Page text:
Wall Street sign (photo: Vlad Lazarenko)

Choppy markets continue

2 mins read

By Craig Erlam

Tuesday was another choppy day in financial markets with Europe ending a mixed bag and US indices all in the red, but to varying degrees.

Markets are indicative of the uncertainty we continue to see from Ukraine-Russia negotiations, to sanctions, interest rates, recession warnings, lockdowns, etc. There’s no end to the uncertainty, which makes the resilience we’re seeing in stock markets all the more impressive.

Europe and the US continue to tighten sanctions against Russia, albeit with the EU still held back by its over-reliance on oil and gas. Recent events suggest the Kremlin remains undeterred, even if negotiations continue to take place. It’s hard to be particularly optimistic on that front, but we live in hope.

It seems investors do, too, because against the backdrop of high inflation, rapidly rising interest rate expectations, recession warnings and very high commodity prices, US indices are a mere 5% from all-time highs.

The PMIs look healthy as countries rebounded from the Covid Omicron slowdown, but given the risks that lie ahead, and the impact of higher inflation, it’s clear that the risks for the data in the coming months are firmly tilted to the downside.

Oil pares gains

Oil prices were slipping a little on Tuesday after rebounding at the start of the week. The threat of European sanctions on Russian oil remains an upside risk for crude prices, despite the firm opposition in the short term from certain member states.

The release of reserves has helped take some of the pressure off amid disruptions to Russian supply, but this is still a tight market and greater risks continue to be to the upside.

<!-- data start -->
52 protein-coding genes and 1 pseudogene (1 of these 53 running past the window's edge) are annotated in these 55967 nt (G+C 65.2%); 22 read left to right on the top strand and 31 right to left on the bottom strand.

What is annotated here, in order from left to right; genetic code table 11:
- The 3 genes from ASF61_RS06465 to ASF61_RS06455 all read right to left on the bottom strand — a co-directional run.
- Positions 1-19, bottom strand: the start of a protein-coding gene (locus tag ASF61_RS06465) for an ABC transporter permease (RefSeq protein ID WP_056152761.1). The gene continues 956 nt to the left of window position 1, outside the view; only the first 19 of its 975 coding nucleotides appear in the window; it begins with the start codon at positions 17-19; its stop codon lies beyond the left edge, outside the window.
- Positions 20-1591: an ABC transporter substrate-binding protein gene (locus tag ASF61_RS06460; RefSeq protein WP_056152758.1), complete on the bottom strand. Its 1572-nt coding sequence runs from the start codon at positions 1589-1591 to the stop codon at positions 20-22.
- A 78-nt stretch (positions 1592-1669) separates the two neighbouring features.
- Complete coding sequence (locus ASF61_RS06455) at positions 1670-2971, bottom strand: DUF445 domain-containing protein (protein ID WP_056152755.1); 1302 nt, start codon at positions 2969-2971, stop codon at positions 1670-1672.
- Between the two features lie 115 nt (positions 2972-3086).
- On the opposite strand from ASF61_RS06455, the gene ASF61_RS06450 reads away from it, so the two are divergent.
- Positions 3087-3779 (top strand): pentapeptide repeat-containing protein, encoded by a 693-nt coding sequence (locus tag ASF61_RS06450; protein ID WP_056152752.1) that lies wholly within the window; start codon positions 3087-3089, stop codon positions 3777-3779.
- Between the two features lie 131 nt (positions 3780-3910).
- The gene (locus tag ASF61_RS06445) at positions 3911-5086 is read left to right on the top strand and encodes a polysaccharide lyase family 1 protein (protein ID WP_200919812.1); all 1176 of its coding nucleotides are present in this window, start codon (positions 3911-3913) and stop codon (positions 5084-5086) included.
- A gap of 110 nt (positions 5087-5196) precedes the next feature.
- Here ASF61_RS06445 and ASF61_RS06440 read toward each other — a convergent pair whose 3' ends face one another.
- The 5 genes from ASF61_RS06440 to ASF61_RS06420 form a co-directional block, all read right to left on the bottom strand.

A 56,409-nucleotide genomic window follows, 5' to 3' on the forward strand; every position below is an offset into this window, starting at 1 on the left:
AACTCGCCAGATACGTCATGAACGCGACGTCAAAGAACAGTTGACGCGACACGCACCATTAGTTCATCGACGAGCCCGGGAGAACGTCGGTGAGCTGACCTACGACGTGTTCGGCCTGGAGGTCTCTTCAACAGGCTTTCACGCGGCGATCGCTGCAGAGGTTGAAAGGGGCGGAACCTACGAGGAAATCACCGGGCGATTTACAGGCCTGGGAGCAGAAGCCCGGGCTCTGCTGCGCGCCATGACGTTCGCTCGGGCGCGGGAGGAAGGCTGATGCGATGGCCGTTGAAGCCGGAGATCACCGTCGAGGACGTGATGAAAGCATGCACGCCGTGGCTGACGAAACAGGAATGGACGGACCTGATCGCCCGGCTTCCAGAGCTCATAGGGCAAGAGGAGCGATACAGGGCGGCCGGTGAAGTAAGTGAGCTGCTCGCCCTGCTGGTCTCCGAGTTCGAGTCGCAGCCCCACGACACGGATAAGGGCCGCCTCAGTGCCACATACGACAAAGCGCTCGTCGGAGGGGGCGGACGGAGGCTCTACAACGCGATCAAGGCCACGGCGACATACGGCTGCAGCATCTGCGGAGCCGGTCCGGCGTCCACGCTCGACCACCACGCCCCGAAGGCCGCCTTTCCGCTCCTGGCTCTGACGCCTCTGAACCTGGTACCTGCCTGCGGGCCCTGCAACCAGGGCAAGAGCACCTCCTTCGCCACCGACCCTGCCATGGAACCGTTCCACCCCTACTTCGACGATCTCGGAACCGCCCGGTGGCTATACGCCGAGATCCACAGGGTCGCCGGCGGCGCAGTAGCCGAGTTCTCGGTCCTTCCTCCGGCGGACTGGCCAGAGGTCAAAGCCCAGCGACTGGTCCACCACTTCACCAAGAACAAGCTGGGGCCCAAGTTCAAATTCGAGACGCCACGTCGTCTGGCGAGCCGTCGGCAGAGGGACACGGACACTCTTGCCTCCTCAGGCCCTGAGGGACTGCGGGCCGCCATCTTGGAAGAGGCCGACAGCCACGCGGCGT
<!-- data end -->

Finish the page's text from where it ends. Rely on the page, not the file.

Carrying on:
That said, the trend in recent weeks has broadly been one of consolidation, albeit following an extremely volatile period, and what we’ve seen so far this week doesn’t suggest anything has changed.

Gold slips back

Gold continues to consolidate above $1,900, with the yellow metal making small losses, while lacking any real longer-term direction.

That case could be made across various asset classes at the moment, which is perhaps a sign of the limbo investors find themselves in; recession risks but a hot economy, peace talks without any sign of peace, etc.

It’s interesting that the rallies are failing a little earlier each time over recent weeks, which could be a sign of weakness, but as it is, there remains plenty of appetite for a safe haven and inflation hedge.

Bitcoin breakout still a bullish signal

Bitcoin has failed to build on the breakout momentum over the last couple of weeks which may disappoint some, but it probably shouldn’t.

We’re seeing consolidation across financial markets right now and bitcoin is clearly not immune. The breakout could still be a strong signal, but just not the explosive one we’re used to in this space.


Craig Erlam is Senior Market Analyst, UK & EMEA at OANDA

Opinions are the author’s, not necessarily that of OANDA Global Corporation or any of its affiliates, subsidiaries, officers or directors. Leveraged trading is high risk and not suitable for all. Losses can exceed investments.